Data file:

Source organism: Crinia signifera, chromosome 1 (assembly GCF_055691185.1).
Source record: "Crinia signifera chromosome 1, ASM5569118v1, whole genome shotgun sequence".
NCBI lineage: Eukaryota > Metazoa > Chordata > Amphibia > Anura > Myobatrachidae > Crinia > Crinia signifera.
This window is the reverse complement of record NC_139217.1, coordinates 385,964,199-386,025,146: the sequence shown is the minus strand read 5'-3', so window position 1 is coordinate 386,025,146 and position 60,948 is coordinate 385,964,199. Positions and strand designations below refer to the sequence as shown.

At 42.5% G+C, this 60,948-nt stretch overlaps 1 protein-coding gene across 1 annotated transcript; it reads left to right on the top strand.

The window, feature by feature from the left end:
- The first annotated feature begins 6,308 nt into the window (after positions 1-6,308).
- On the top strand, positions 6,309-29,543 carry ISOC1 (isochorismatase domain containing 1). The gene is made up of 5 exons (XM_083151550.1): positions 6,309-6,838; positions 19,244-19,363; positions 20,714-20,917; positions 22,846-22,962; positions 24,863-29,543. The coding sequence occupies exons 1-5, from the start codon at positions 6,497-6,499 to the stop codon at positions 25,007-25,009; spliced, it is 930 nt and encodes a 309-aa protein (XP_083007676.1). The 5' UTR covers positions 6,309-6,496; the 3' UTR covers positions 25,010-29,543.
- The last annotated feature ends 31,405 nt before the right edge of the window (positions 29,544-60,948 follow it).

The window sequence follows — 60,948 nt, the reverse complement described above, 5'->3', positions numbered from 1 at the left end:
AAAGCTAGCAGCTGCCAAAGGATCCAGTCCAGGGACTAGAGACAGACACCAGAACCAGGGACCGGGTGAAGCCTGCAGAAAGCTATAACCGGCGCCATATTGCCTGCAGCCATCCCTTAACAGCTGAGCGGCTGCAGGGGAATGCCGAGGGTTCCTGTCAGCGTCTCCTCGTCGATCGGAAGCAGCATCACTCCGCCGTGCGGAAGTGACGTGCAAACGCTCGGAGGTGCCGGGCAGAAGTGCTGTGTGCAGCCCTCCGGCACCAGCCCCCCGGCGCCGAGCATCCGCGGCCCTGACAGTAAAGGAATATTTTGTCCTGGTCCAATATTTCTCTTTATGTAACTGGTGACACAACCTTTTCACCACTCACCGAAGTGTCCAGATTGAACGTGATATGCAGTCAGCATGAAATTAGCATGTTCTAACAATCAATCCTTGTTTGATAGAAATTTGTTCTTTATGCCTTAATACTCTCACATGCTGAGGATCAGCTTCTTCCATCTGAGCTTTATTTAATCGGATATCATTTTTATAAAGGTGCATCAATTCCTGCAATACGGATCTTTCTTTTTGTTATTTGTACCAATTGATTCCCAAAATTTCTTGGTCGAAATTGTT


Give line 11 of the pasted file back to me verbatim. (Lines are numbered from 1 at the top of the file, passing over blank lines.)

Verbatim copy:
AAAGCTAGCAGCTGCCAAAGGATCCAGTCCAGGGACTAGAGACAGACACCAGAACCAGGGACCGGGTGAAGCCTGCAGAAAGCTATAACCGGCGCCATATTGCCTGCAGCCATCCCTTAACAGCTGAGCGGCTGCAGGGGAATGCCGAGGGTTCCTGTCAGCGTCTCCTCGTCGATCGGAAGCAGCATCACTCCGCCGTGCGGAAGTGACGTGCAAACGCTCGGAGGTGCCGGGCAGAAGTGCTGTGTGCAGCCCTCCGGCACCAGCCCCCCGGCGCCGAGCATCCGCGGCCCTGACAGTAAAGGAATATTTTGTCCTGGTCCAATATTTCTCTTTATGTAACTGGTGACACAACCTTTTCACCACTCACCGAAGTGTCCAGATTGAACGTGATATGCAGTCAGCATGAAATTAGCATGTTCTAACAATCAATCCTTGTTTGATAGAAATTTGTTCTTTATGCCTTAATACTCTCACATGCTGAGGATCAGCTTCTTCCATCTGAGCTTTATTTAATCGGATATCATTTTTATAAAGGTGCATCAATTCCTGCAATACGGATCTTTCTTTTTGTTATTTGTACCAATTGATTCCCAAAATTTCTTGGTCGAAATTGTT